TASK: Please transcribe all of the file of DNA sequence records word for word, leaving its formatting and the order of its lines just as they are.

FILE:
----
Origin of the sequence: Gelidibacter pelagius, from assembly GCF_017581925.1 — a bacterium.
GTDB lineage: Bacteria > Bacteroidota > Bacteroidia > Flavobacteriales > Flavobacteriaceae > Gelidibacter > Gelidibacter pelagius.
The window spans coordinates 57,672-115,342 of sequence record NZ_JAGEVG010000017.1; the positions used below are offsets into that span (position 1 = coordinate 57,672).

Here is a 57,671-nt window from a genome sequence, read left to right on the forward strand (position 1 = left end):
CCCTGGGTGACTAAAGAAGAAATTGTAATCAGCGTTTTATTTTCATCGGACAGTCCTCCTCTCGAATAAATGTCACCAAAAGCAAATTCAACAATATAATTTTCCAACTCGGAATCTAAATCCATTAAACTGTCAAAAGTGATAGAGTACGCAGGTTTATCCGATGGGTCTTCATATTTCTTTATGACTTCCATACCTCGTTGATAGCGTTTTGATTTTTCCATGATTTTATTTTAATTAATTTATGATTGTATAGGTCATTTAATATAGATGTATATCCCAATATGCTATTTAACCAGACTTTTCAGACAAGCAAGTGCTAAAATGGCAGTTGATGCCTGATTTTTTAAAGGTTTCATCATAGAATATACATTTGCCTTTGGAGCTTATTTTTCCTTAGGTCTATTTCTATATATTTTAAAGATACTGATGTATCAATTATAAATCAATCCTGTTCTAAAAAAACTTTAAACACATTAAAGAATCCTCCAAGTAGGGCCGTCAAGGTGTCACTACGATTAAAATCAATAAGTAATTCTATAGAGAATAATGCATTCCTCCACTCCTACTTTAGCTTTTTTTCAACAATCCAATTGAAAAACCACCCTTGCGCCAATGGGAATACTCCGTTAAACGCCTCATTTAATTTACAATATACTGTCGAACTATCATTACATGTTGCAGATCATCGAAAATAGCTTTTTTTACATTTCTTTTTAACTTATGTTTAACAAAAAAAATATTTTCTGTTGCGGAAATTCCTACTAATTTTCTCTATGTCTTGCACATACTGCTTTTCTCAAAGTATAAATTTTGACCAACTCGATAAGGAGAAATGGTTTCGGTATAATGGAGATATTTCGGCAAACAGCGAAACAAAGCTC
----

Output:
Origin of the sequence: Gelidibacter pelagius, from assembly GCF_017581925.1 — a bacterium.
GTDB lineage: Bacteria > Bacteroidota > Bacteroidia > Flavobacteriales > Flavobacteriaceae > Gelidibacter > Gelidibacter pelagius.
The window spans coordinates 57,672-115,342 of sequence record NZ_JAGEVG010000017.1; the positions used below are offsets into that span (position 1 = coordinate 57,672).

Here is a 57,671-nt window from a genome sequence, read left to right on the forward strand (position 1 = left end):
CCCTGGGTGACTAAAGAAGAAATTGTAATCAGCGTTTTATTTTCATCGGACAGTCCTCCTCTCGAATAAATGTCACCAAAAGCAAATTCAACAATATAATTTTCCAACTCGGAATCTAAATCCATTAAACTGTCAAAAGTGATAGAGTACGCAGGTTTATCCGATGGGTCTTCATATTTCTTTATGACTTCCATACCTCGTTGATAGCGTTTTGATTTTTCCATGATTTTATTTTAATTAATTTATGATTGTATAGGTCATTTAATATAGATGTATATCCCAATATGCTATTTAACCAGACTTTTCAGACAAGCAAGTGCTAAAATGGCAGTTGATGCCTGATTTTTTAAAGGTTTCATCATAGAATATACATTTGCCTTTGGAGCTTATTTTTCCTTAGGTCTATTTCTATATATTTTAAAGATACTGATGTATCAATTATAAATCAATCCTGTTCTAAAAAAACTTTAAACACATTAAAGAATCCTCCAAGTAGGGCCGTCAAGGTGTCACTACGATTAAAATCAATAAGTAATTCTATAGAGAATAATGCATTCCTCCACTCCTACTTTAGCTTTTTTTCAACAATCCAATTGAAAAACCACCCTTGCGCCAATGGGAATACTCCGTTAAACGCCTCATTTAATTTACAATATACTGTCGAACTATCATTACATGTTGCAGATCATCGAAAATAGCTTTTTTTACATTTCTTTTTAACTTATGTTTAACAAAAAAAATATTTTCTGTTGCGGAAATTCCTACTAATTTTCTCTATGTCTTGCACATACTGCTTTTCTCAAAGTATAAATTTTGACCAACTCGATAAGGAGAAATGGTTTCGGTATAATGGAGATATTTCGGCAAACAGCGAAACAAAGCTC